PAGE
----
Mobile crushing plant - unintended movement of tracks
Health and Safety Executive - Safety alert
Field Operations Directorate
FOD 4 - 2011
2 November 2011
There is potential, on some mobile crushers, for unintended movement of a machine track if an earth/ground fault occurs because of damage to the outer sheath and insulation of the electrical cable that controls the proportional control valve for the track. This can result in unintended movement of the machine track(s) and the potential for injuries from being struck by or trapped by the machine. Where damage/deterioration of the electrical control cables can lead to a risk of unintended movement, the actions outlined in this safety notice should be taken.
Investigation of a fatal incident by HSE has identified that unintended movement of some mobile crushers can occur when there is an earth/ground fault. On the machine involved in the incident, damage to the outer sheath and insulation of an electrical control cable connected to the solenoid actuator of a track valve had exposed a conductor. This created an intermittent earth/ground fault whenever the exposed part of the conductor contacted the metal framework of the machine. This fault caused a voltage change that acted as a signal to the solenoid operated directional valve controlling a machine track, leading to unintended movement of the track.
On the machine involved in the incident, proportional valves controlled the flow of hydraulic fluid to each track motor in order to control the speed and direction of movement. The valves were operated by electrical control modules, which allowed proportional control of the valves (ie the position of each valve was proportional to the input signal). Activation of the 'make ready' button on the control pendant energised the electrical control modules, enabling the valves to operate electrically by directional control buttons on the pendant. The operation of these buttons resulted in a change to the signal voltage to the valve, which reacted by altering the flow of hydraulic fluid to the track motor and, hence, the speed and direction of track movement.
At the time of the fatal incident, inspection/maintenance work was being undertaken on the machine when the right track of the machine moved unexpectedly trapping the worker. The 'make ready' button on the machine control pendant had been pressed enabling the ground drive system. Investigation found the electrical control cable connected to the electrical actuation unit of a track valve had an exposed conductor. This meant that there was an unsafe condition whereby if the 'make ready' button had been pressed and the exposed conductor came into contact with the machine chassis, the track would move.
Additional factors which led to the unintended movement of the tracks were -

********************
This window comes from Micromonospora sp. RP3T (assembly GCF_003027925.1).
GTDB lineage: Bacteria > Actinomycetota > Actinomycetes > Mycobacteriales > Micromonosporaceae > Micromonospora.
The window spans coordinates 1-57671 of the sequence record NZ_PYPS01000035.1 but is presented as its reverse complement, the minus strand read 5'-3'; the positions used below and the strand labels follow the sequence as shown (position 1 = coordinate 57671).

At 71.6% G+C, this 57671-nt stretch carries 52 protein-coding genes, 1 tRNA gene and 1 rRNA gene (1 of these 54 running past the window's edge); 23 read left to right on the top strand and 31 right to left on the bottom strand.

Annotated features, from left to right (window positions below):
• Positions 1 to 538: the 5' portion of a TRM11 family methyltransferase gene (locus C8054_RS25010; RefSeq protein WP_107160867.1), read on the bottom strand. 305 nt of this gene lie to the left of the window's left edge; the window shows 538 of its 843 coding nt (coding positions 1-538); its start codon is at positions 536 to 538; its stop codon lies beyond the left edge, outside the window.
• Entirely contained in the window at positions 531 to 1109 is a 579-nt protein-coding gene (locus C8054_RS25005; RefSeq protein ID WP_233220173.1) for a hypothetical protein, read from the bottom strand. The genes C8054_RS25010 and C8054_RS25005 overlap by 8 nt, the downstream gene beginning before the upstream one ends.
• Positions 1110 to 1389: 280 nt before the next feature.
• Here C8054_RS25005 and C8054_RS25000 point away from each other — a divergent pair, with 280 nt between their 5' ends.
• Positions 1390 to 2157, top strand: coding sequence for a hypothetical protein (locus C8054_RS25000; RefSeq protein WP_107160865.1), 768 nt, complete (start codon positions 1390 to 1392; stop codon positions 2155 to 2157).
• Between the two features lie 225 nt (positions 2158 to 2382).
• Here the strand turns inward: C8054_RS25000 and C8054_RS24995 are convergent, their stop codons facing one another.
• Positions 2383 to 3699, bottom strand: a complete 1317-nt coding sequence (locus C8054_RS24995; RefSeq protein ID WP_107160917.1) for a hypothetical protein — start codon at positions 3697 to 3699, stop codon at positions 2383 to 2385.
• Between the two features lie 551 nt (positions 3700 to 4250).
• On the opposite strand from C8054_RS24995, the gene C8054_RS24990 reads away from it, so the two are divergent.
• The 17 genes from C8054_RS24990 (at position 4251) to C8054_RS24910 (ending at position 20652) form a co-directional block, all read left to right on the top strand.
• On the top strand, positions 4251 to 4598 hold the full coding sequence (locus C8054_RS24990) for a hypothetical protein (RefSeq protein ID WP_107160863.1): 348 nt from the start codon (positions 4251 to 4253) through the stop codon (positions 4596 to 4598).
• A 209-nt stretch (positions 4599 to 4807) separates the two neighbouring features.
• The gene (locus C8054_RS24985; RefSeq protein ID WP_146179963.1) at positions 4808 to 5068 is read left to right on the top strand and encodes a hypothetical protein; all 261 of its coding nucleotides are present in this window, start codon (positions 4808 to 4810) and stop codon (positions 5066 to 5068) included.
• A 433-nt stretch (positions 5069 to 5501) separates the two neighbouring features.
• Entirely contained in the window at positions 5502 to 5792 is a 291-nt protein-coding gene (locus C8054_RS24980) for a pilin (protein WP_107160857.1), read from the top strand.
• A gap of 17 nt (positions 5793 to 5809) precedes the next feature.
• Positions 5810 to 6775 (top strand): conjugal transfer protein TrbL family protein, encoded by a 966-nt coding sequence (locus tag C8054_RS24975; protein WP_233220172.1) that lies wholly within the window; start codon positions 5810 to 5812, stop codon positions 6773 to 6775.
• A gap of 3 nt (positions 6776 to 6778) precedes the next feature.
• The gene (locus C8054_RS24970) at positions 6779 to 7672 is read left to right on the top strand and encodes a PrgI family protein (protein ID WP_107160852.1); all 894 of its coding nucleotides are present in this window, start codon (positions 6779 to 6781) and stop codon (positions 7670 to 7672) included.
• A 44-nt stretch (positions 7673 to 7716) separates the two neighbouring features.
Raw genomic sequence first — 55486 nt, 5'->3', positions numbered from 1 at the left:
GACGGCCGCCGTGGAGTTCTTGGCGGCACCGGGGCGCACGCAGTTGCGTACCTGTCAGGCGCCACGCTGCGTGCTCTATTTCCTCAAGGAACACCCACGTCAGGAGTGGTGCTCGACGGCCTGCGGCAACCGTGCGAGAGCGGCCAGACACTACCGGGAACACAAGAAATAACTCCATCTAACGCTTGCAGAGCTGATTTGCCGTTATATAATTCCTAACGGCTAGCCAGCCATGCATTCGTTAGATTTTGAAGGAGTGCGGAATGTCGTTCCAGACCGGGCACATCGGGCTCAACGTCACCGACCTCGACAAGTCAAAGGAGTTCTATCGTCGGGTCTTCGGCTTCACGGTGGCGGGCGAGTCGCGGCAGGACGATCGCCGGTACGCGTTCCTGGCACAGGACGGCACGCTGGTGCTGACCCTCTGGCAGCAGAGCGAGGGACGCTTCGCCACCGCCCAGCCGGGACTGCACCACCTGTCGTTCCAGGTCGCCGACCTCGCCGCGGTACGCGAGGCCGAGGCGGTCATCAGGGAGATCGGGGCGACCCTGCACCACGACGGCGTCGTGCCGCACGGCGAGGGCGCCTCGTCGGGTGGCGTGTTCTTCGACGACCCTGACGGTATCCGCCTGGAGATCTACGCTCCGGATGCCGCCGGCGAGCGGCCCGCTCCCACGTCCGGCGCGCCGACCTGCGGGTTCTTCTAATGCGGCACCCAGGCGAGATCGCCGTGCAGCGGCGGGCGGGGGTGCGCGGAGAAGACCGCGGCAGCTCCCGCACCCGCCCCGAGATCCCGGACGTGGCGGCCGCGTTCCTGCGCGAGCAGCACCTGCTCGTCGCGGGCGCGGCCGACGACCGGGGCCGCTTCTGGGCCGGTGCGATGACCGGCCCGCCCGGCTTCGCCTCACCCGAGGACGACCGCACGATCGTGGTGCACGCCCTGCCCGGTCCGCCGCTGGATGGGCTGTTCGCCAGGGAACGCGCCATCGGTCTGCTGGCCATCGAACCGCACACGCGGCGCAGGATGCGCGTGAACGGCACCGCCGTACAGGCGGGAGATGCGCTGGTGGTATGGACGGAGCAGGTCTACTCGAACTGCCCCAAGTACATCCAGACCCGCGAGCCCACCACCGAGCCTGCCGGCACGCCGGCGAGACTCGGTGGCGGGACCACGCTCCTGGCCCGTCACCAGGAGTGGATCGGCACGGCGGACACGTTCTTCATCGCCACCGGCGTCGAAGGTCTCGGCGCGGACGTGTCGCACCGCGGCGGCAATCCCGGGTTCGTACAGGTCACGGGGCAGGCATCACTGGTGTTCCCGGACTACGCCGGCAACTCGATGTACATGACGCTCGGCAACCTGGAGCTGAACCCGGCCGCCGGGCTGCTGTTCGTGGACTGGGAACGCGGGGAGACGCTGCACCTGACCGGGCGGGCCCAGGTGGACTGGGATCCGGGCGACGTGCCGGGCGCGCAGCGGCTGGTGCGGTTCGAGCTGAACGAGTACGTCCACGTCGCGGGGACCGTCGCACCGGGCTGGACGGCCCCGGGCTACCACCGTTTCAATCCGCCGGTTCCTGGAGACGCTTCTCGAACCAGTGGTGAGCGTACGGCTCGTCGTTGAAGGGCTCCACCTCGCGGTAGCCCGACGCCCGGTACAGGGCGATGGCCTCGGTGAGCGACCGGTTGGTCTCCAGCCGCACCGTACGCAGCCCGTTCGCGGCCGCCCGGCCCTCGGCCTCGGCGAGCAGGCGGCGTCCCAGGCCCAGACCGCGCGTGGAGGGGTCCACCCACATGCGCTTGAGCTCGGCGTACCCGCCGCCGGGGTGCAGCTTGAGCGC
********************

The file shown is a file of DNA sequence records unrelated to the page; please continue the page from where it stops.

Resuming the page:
- The outer sheath and insulation of the electrical control cable had become damaged as a result of rubbing against the machine chassis.
- There was potential for damage and deterioration of the electrical control cable given the type of cabling used, its location in the engine compartment and the environment it was subject to.
- An accumulation of product debris concealed the cable.
The incident occurred on a BL Pegson 1000 Maxtrak cone crusher (year of manufacture 2001), though the risk may be present on any machine with a similar control system.
Owners should contact the manufacturer/ main agent/ supplier of their machine(s) in the first instance to identify if there is a risk of unintended movement of the machine through the electrical control system developing an earth/ground fault.
Where damage or degradation of electrical control cables can lead to a risk of unintended movement, the following measures should be taken to reduce the risk to as low as reasonably practicable:
- Install helical sleeving (or similar) to provide additional protection to the control cables and route/secure the cables away from the machine chassis and any other potential rubbing points; and
- Consider the installation of fault monitoring to reduce the likelihood of unintended movement should an earth/ground fault occur.
If improved physical protection is not supplemented by fault monitoring, a system of inspection and maintenance to evaluate and monitor for any damage/degradation to the control circuit, including the electrical cables, will be an essential part of the overall maintenance regime for the machine.
Note: Whilst this safety notice focuses on unintended movement of the plant, it is important that any maintenance or similar work is undertaken following a safe system of work and an appropriate isolation procedure.
Relevant legal provisions:
- Sections 2 & 3 of Health and Safety at Work etc Act 1974
- Regulation 3 of Management of Health and Safety at Work Regulations 1999
- Regulations 5 & 6 of Provision and Use of Work Equipment Regulations 1998.
- Regulation 12 of Quarries Regulations 1999 (for equipment used in quarries).
Clause 122 of HSE guidance L22 (third edition) 'Safe Use of Work Equipment Approved Code of Practice and Guidance' gives guidance on maintenance management. It states that the extent and complexity of maintenance can vary substantially from simple checks on basic equipment to integrated programmes for complex plant. In all circumstances, for maintenance to be effective it needs to be targeted at the parts of the work equipment where failure or deterioration could lead to health and safety risks. Maintenance should address those parts that have failed or are likely to deteriorate and lead to health and safety risks.
L118 'Health and Safety at Quarries' gives further information on the nature of inspection schemes in quarries and in particular highlights the need for adequate systematic inspection, maintenance and testing of equipment.
Contact: Paul Grady (HM Specialist Inspector) for further details on 0113 283 4200.
Please pass this information to a colleague who may have this equipment.